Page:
• ||

    Exactly how I will treat my daughter, Lurker. So I'm in violent agreement about the college optional sentiment here. That aside, when I was in college in Arizona in the 70s, I worked construction during the summer in 110-plus degrees. That cured me of any thought I had of not completing my college education. And despite getting what some would consider "fluff" degrees (English, Poli sci), I've had a pretty good career.

  • ||

    Thanks for the kind words, Ed.

    Yeah, crummy summer jobs definately motivated me to finish college. One summer I worked in a factory that made air conditioners. Ironically, to me at least, the factory itself was not air conditioned.

  • Mike ||

    I think the disconnect here is between educated and skilled. 40 or 50 years ago college graduates (for the most part) got both and education and a skill. Degrees like chemistry, accounting, engineering, business, nursing, etcetera gave people opportunities to ply a trade that made them a great deal more than even skilled blue collared types because these skills were in demand.

    Today college graduates (at least a large percentage of them) are not learning a skill and are receiving rather poor educations. Looking into some of the more popular degrees today (communications, Social Sciences, psychology, History, English) seems to indicate that once graduated, these kids have few job opportunities because demand for what they learned is so low. So they take retail jobs that pay $9.00/hr and have to pay back $10,000’s in loans. Or worse, they go to graduate school and perpetuate the cycle be becoming university faculty and enlarging departments that don’t produce graduates with skills that the market is looking for.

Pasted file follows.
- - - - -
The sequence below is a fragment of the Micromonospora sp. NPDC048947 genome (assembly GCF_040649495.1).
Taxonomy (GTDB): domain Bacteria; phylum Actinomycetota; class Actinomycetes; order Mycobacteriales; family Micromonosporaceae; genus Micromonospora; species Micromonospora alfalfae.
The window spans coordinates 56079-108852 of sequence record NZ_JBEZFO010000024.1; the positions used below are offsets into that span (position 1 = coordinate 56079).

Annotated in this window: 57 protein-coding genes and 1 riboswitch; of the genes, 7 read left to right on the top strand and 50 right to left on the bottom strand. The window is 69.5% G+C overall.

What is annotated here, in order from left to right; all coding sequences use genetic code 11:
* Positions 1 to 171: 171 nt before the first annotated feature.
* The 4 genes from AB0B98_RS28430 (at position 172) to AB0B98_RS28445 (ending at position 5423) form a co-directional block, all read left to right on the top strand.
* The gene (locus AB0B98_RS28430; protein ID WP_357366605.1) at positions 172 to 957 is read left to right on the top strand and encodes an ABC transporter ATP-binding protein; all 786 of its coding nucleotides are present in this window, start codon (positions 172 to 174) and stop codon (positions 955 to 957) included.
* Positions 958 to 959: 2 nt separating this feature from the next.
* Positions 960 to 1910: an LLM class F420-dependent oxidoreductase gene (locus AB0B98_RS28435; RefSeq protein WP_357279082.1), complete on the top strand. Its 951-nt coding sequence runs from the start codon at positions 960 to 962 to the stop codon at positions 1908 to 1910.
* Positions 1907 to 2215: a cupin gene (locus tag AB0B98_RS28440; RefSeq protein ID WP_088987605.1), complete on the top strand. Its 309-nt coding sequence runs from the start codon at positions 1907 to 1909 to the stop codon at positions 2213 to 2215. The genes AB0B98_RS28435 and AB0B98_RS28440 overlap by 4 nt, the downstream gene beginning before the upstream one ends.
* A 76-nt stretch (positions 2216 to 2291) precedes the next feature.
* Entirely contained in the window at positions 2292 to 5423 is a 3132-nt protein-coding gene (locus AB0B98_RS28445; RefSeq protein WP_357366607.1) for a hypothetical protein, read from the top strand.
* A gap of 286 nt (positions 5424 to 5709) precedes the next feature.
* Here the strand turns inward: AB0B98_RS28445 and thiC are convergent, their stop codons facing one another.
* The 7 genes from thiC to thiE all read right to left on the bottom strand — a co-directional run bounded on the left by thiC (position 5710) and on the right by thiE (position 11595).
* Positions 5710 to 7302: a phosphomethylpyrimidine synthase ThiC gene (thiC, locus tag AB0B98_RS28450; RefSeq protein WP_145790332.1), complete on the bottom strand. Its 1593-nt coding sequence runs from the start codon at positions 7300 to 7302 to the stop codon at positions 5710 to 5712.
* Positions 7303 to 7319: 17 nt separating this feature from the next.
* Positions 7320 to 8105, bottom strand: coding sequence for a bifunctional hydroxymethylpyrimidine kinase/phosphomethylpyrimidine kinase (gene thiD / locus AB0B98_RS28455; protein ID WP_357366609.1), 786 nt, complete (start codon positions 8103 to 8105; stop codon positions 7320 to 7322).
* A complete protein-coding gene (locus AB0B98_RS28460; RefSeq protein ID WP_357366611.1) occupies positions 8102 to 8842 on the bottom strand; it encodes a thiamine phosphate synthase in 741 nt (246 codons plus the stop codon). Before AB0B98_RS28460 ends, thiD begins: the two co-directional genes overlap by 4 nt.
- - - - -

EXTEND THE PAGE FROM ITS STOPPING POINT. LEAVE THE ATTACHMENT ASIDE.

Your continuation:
• Old Mexican||

    Re: Mike,

    In short: Most college grads are wasting resources and time.

    Smell a speculative bubble here, anyone?

  • Robert||

    What I don't understand is why some of those 5 listed popular degrees aren't in more demand. I've seen so many people who can't write, and so much that you need to do to get anything done requires communication, you'd think that'd be in demand more. English you'd think would be the same, except that I understand its name is misleading, and very little of it has to do with practical use of the language. However, psychology you'd think would be boffo because persuasion is based on psychology, and most things in life require some sort of persuasion or selling other people. What am I failing to get here?

  • ||

    Perhaps the market only needs a certain amount of English, Communications, Social Science and Psychology degrees at the Bachelor's level.

    For Social Sciences and Psychology at least, I believe you need at least a masters or a doctorate before people come looking for you.

  • Robert||

    Doesn't it seem there are too many salespeople for them to all need advanced degrees? And doesn't it seem that such subjects, which aren't covered in high school, would be very valuable in sales?

  • ||

    communications, Social Sciences, psychology, History, English

    Thanks Mike for posting a top 5 list of what I will forbid my daughter from majoring in.

  • ||

    Two thoughts:

    (1) My father made damn sure I had the worst summer jobs possible when I was in high school and in early college. He later admitted this, and said he did so to make sure that his rather surly and oddly motivated son understood what life would be like if he fucked up in college.

    (2) In my experience, people who go into a line of work solely for the money are rarely very successful at it, and are never happy with it. Liking what you do is an important part of being successful at it.

  • bobchild||

    I'd be big on people taking more Math classes for entirely cynical reasons

    Econ(Micro)/History major with a minor in Math. If more people took Math they could have more specialized classes and I wouldn't HAVE TO FUCKING LEARN ABOUT PHYSICS WHEN ITS COMPLETELY IRRELEVANT TO MY GODDAMN MAJOR

    (Harmonic Oscillators can fuck themselves)

  • bobchild||

    In seriousness though, the bad thing about the swarm of people going to college (and inevitably ending up in... squishy... majors) is that it fucks over legitimate people in those majors.

    I know some English people who'd make fine workers, probably good lawyers too. But nobodies going to be able to differentiate them from the Critical Theory types or the pure lazy. There's so much overcrowding and grade inflation that they're all indistinguishable